photo courtesy of artist


Colombian Queens, New York
A B c D E F F F
Photo Credit: photo courtesy of artist
photo courtesy of artist

Rebolú is the preeminent Afro-Colombian ensemble in the United States, playing the rich, rhythmic, and undeniably danceable music of Colombia’s Caribbean coast. Founded by singer, composer, and gaitero Ronald Polo together with master percussionist Morris Cañate, the ensemble weaves indigenous and contemporary instruments into a vibrant expression of Afro-Colombian culture. It’s no surprise that the group’s recordings are titled Abriendo Caminos (Opening Roads) and Next Stop, as Rebolú remains true to its cultural roots while simultaneously forging new paths.

Cañate and Polo first met as schoolboys at the Escuela de Música in the northern Colombian coastal city of Barranquilla. Morris Cañate was following family tradition, as he came from a family of musicians including the legendary Afro-Colombian percussionist Batata (Paulino Salgado Valdez). Cañate’s family hails from Palenque de San Basilio, the first town in the Americas to be founded by runaway slaves, and a focal point for Afro-Colombian culture. The two friends found a shared calling in performance, first winning dance competitions at Carnival and then, as teenagers, touring worldwide as musicians with a traditional music and dance company. The company’s repertoire included many of Ronald Polo’s early musical arrangements, foreshadowing his subsequent emergence as a master composer of Afro-Latin traditional music. After moving to New York City, the friends reunited to form Rebolú in 2008. Vocalist and cuatro player Johanna Castañeda later joined them as a key member of the band. Beloved in New York and among fans across the U.S., Rebolú is now building an international reputation after a show stopping overseas debut and closing set at the 2016 Montreaux Jazz Festival in Switzerland.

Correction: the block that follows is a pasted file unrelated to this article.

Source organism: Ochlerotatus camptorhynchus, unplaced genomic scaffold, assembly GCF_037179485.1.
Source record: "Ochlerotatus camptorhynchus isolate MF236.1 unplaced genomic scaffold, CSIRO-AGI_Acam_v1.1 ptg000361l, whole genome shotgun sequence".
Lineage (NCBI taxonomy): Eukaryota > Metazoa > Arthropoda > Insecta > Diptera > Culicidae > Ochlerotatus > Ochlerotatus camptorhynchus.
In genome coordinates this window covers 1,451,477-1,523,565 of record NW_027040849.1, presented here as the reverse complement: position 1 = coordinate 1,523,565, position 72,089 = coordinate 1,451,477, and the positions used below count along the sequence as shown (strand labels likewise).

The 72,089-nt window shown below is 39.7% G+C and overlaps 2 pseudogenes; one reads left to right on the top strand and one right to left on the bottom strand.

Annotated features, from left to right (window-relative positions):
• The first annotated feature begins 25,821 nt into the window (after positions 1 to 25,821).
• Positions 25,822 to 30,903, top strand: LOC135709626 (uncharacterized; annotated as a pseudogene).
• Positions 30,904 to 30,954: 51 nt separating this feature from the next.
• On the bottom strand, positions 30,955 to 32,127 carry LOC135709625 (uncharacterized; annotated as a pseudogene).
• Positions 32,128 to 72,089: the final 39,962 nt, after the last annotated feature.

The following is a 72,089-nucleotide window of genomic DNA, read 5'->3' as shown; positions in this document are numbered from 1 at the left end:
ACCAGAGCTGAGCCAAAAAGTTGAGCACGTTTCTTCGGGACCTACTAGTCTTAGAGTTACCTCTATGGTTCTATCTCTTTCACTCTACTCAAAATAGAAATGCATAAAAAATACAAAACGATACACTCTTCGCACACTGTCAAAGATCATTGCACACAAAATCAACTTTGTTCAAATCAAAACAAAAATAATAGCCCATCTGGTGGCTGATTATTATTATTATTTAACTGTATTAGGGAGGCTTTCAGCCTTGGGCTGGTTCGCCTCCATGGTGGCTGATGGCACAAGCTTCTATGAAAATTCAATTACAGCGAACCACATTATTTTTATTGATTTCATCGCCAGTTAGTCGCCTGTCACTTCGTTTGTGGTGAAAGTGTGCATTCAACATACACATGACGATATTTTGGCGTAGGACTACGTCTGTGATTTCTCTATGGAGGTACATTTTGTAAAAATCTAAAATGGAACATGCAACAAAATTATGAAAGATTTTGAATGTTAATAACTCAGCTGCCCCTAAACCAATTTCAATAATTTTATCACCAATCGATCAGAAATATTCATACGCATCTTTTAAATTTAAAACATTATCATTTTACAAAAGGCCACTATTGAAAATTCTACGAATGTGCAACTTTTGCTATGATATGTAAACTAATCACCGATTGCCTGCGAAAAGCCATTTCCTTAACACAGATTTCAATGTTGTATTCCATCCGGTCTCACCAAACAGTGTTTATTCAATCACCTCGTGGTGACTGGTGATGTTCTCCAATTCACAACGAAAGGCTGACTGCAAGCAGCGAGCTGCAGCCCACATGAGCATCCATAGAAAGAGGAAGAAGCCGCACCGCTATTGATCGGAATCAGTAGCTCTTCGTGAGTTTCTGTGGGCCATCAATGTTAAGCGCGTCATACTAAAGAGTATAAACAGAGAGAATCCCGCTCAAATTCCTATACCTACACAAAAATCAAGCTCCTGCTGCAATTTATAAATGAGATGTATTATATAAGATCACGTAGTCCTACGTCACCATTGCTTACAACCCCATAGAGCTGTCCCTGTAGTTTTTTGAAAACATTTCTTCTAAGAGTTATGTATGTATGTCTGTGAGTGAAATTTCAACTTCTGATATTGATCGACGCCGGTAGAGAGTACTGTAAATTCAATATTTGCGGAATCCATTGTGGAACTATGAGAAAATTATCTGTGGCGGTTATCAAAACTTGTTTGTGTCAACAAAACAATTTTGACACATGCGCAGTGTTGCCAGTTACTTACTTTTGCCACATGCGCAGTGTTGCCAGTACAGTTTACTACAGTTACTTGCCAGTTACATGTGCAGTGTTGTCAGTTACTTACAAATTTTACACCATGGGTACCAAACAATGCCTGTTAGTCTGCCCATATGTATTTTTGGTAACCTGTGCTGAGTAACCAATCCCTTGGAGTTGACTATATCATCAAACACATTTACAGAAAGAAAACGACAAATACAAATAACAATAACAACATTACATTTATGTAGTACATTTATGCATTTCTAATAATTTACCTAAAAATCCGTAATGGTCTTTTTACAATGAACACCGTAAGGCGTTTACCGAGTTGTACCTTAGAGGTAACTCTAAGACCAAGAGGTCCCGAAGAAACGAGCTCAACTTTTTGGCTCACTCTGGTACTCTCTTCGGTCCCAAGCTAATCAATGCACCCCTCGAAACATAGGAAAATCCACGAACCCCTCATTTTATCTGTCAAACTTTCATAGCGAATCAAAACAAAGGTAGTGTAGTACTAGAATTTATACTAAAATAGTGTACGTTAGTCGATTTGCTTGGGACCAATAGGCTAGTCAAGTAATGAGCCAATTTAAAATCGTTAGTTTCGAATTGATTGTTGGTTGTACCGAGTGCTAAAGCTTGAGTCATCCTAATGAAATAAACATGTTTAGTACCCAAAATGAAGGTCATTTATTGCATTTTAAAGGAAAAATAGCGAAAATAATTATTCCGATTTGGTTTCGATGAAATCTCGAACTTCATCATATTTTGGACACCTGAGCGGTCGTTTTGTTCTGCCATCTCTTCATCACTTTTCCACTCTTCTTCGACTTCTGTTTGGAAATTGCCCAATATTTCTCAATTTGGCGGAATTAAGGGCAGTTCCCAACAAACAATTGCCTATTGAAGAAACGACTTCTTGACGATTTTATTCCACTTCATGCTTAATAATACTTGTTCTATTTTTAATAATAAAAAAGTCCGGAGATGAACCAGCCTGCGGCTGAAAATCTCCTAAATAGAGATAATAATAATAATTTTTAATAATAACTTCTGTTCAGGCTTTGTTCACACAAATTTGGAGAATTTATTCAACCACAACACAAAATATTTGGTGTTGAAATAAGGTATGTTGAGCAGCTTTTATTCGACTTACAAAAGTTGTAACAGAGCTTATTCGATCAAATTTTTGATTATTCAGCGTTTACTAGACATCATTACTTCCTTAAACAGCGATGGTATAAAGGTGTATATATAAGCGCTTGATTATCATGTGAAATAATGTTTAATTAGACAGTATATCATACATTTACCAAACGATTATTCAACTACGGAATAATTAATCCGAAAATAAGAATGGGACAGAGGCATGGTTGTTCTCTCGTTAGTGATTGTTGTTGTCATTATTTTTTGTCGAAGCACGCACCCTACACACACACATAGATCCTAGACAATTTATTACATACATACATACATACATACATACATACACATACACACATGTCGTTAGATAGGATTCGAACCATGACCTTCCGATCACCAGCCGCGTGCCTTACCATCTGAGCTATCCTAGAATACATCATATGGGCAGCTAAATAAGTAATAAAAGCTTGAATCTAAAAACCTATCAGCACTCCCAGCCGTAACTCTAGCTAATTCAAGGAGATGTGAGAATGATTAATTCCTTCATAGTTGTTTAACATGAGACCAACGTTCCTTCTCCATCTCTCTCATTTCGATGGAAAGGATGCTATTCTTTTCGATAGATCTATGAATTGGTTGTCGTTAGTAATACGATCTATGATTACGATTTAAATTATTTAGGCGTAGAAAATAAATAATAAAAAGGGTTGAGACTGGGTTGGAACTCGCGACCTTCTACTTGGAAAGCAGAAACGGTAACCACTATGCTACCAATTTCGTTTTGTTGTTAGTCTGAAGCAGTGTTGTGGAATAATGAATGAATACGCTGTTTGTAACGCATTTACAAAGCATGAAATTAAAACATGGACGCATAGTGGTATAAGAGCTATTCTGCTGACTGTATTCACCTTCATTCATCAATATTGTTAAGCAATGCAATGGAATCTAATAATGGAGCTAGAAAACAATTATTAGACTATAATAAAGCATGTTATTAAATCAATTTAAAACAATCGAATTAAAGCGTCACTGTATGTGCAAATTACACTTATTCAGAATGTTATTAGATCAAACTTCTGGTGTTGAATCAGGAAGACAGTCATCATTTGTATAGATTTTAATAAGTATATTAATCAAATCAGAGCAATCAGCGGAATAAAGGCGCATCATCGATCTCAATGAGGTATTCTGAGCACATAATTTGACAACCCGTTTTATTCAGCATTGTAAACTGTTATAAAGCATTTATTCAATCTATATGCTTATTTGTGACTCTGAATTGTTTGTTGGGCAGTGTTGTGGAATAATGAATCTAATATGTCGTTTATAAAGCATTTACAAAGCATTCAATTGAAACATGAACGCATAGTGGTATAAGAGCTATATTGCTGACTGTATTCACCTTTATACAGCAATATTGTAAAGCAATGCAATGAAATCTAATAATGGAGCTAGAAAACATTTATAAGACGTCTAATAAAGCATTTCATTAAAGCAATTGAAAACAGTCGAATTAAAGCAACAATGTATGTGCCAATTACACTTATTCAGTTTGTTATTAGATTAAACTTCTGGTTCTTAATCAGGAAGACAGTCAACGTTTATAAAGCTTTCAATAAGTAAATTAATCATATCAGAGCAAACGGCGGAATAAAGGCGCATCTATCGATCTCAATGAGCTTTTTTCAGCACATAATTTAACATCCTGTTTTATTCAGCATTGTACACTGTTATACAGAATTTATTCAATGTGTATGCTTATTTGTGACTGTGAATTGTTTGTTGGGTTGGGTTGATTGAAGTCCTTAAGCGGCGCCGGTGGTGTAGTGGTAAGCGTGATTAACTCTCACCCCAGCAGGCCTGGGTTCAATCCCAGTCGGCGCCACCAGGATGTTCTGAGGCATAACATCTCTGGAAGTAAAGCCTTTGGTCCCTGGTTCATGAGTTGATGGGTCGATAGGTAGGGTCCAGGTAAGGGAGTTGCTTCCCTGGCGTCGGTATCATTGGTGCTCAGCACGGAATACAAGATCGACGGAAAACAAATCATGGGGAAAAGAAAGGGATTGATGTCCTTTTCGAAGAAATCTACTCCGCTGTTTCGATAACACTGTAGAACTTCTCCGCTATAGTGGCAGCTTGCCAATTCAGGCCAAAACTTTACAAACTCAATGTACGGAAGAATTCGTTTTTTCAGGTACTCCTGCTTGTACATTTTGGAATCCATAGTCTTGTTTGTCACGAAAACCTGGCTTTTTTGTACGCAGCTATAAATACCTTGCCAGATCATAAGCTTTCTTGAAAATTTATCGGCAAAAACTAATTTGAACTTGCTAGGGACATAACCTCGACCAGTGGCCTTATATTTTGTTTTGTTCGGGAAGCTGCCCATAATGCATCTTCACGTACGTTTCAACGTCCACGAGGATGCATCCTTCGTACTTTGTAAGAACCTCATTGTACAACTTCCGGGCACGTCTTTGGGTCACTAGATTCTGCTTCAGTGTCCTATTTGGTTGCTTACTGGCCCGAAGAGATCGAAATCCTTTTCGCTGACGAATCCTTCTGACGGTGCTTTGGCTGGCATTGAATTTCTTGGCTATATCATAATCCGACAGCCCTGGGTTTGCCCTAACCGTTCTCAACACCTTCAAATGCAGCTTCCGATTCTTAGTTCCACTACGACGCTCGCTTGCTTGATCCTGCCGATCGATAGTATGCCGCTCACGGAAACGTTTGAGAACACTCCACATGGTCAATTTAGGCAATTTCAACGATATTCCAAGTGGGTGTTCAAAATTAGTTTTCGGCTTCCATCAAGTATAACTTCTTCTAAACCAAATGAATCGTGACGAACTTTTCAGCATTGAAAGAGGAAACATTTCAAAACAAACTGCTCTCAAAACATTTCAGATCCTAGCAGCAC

Along Colombia’s Caribbean coast people of African, Spanish, and indigenous heritage have been intermixing for centuries, resulting in a wide spread blending of cultures—from cuisine and language to traditional music, instruments, and dance forms. Reflecting this, Rebolú sings in Spanish and performs on a mix of indigenous, African, and Western instruments. The band’s instrumentation includes gaita, a native flute made of a hollowed-out cactus stem; maracas; a llamador, a small drum native to the Caribbean coast of Colombia which plays the upbeat; an alegre, a hand drum similar to an African djembe; and a tambora drum. Erika Parra on drums completes Rebolú’s longstanding membership, with additional contributions from Ramiro Marziani on guitar, Diego Alzate on bass, and a horn section of Alex Ramirez on sax and Fernando Ferrarone on trumpet. Together the ensemble plays multiple traditional forms, including cumbia, gaita, tambora, chalupa, and bullerengue, all sure to produce an irresistible urge to get up and dance.

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